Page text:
Parker went fishing. A UFO landed near their pier, they were paralyzed and taken aboard. After they
had been returned and the UFO departed, the terrified men went to the police to report their
Put in the interrogation room, the officers left to 'get them some coffee,' after switching on a hidden
recorder. The police fully expected them to whisper about how their 'hoax' was working, but when they
later played the tape, one of the men was praying and both were lost in the terror of the moment.
The police officers, as well as Dr. J. Allen Hynek the next day, stated that the two had truly experienced
something traumatic; there was NO possibility that they had invented the story and were just
Other evidence in the case surfaced, including an eyewitness to the UFO as it sped away. I will not
dwell more on this incident, the 'dog,' in my homely metaphor, except to describe the 'tail' that a
debunker presented. Some distance away is a drawbridge which contained a small room where the
man in charge sits and listens for toots from boats wishing to have him open the bridge. (There are few
But because this man apparently didn't witness the abduction - Was he napping? Looking out the
wrong window in the wrong direction? Reading? Watching TV? Whatever he was doing, since he hadn't
seen the UFO, it proved to the debunker that the incident never happened. This flimsy little tail was
wagging a very substantial dog. And oh, yes, sometime later Hickson requested, and passed, a
Reading her piece I realize that Ms. Rainey is a master at introducing such scrawny, tail-wags-the-dog
details in her attack on Linda Cortile.
An example is this beauty: "I've never met anybody, for example, who could get an unexpected phone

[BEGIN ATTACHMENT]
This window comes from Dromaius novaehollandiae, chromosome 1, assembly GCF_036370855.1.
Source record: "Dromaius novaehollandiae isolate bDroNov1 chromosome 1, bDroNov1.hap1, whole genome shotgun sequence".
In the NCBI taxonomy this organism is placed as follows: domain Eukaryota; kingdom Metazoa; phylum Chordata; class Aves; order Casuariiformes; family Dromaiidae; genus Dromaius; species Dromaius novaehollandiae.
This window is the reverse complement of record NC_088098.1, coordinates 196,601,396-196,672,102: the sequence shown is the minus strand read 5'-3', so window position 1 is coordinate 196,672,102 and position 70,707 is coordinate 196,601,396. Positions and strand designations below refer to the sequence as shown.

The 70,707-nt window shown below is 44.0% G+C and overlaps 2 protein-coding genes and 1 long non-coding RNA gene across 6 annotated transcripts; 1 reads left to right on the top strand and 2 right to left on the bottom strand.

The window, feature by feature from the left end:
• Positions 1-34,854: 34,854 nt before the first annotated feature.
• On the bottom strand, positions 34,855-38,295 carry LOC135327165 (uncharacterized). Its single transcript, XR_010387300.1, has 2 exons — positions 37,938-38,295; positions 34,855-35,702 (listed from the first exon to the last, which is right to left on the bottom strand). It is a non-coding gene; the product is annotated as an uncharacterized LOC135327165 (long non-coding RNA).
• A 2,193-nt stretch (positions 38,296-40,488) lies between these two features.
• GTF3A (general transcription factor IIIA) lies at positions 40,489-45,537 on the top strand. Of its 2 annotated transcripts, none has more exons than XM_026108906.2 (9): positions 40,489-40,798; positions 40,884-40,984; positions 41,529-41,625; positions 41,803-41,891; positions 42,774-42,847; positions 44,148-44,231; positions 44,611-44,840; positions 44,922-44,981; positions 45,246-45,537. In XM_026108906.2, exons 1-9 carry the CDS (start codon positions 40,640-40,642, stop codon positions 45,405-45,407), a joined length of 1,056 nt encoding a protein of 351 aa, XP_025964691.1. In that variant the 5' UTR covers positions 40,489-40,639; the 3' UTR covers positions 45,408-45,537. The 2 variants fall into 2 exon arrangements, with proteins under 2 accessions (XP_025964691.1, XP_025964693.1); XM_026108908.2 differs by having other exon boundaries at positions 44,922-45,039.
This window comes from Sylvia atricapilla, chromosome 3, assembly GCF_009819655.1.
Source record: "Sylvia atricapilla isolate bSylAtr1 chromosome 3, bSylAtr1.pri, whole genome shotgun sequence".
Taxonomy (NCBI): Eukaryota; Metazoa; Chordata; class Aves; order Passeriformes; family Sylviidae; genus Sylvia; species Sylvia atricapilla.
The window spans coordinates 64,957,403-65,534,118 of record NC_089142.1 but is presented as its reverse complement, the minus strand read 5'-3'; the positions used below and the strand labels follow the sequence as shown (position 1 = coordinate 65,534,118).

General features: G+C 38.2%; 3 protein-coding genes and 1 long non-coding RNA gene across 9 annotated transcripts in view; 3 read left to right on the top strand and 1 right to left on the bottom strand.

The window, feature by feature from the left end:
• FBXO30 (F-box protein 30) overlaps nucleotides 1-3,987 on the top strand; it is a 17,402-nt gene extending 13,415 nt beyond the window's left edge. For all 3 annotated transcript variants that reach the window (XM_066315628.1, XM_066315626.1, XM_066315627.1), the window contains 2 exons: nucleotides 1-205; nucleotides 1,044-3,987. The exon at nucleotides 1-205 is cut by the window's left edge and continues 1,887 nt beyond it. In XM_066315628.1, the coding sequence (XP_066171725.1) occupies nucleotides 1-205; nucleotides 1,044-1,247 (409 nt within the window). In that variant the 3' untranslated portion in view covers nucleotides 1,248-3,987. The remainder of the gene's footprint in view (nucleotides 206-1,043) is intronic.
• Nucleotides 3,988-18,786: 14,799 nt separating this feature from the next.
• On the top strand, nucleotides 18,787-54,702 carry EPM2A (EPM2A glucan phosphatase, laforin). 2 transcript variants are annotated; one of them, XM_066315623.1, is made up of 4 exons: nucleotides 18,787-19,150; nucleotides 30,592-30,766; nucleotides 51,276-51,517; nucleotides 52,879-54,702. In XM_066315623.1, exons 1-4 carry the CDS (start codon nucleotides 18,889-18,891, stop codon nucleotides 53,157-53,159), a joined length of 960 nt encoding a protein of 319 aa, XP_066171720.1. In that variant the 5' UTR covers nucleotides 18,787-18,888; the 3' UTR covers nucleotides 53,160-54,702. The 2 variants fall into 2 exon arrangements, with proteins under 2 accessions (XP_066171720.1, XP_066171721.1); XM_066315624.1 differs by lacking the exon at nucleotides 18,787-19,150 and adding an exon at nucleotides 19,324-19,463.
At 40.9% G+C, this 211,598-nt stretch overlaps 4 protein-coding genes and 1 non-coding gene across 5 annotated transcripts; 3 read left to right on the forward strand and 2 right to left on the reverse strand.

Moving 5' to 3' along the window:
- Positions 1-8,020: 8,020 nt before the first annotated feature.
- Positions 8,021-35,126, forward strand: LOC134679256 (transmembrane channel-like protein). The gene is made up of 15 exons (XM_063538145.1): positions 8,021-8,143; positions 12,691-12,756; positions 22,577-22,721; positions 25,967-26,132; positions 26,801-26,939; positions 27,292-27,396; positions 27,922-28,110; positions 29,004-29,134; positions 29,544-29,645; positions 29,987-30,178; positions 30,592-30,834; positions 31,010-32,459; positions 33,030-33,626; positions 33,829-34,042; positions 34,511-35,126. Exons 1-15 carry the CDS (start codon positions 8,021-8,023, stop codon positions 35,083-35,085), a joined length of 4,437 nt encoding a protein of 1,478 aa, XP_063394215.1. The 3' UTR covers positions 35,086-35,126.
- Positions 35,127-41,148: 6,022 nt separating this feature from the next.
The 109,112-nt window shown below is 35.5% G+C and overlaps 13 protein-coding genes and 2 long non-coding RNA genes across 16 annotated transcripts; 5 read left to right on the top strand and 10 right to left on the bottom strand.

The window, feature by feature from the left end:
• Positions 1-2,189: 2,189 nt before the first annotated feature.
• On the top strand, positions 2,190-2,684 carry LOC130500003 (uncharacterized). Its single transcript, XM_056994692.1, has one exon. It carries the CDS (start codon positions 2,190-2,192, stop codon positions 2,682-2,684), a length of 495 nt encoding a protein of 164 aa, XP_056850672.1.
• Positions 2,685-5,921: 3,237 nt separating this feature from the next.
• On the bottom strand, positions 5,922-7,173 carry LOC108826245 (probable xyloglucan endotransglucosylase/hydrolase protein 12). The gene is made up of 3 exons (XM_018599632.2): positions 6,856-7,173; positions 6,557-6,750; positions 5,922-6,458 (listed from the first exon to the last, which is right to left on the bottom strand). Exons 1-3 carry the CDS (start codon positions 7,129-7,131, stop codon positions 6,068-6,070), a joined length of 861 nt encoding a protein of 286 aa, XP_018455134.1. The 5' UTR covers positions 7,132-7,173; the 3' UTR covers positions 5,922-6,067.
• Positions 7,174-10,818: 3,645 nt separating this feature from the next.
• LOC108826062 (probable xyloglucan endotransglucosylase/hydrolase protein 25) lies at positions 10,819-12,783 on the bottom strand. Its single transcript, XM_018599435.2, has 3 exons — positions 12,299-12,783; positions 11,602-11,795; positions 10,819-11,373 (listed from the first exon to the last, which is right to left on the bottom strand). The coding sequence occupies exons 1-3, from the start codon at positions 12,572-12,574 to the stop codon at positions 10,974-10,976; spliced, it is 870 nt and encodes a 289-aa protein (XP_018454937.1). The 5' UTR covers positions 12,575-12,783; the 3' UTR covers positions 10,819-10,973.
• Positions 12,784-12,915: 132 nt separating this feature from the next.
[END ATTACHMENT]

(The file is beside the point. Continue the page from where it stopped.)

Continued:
call from an admirer and so effortlessly spin a spontaneously fabricated, intricate, family-related reason
for not meeting him for coffee, all the while winking broadly at me."
Really? Has our author never done the same, in the same situation? I certainly have, because an
invented family excuse often seems easier on the caller's ego than telling him the truth: I don't want to
see you, or I'm too busy to bother, or something similarly dismissive. Does an anecdote like this -- the
scrawniest of dog tails, deserve even to be recorded?
There are more such tail-wagging-the dog attempts in her piece, but in the face of the masses of
evidence supporting Linda's veracity, they do not warrant my spending any more time on them. (One
involves my original misunderstanding of an incident with Linda and her cousin Connie; if anyone is
interested, ask me about it.)
As I said at the outset, my health and advanced age have sapped my energy -- plus I'm a terrible typist
-- so I will soon have to shorten my rejoinders to this kind of hyperbolic -- and endless -- debunking.
But first I want to mention another aspect of the debunkers' game, and it has to do with boundaries, an
issue which causes them serious problems.
The truest among them do not believe that there are any unknown, solid, metallic objects maneuvering
in our skies, and that every single UFO sighting, photograph and radar return, no matter how many
people report it, can somehow be explained away.
This is, naturally, a very difficult position to maintain, but should a debunker then narrow his/her
boundaries and say that such mysterious foreign craft do, or might, exist, the question arises: if so, and
UFOs have been seen for decades, what are they doing here? For this, the debunker has no coherent
answer, but abduction researchers do.
And what if a DEBUNKER like Ms. RAINEY posits the theory that a huge number of abduction accounts
are lies and hoaxes, does she believe that there are some legitimate cases? Does she think that
genuine UFOs actually exist and are flying around?
If so she doesn't say, and her article goes begging. If she should later say that not all abduction
accounts are lies and hoaxes, which, then, are legitimate, which are not, and how can she tell the
difference? Boundaries, boundaries, problems, problems!
The case in which she seems to be most heavily invested involved a man named Jim Mortellaro, and it
was here that I made a major error: I went public with the case before I had thoroughly checked out all
of its many dangling appurtenances.
In my quasi-therapeutic role I automatically seek to protect the witness in order to gently learn the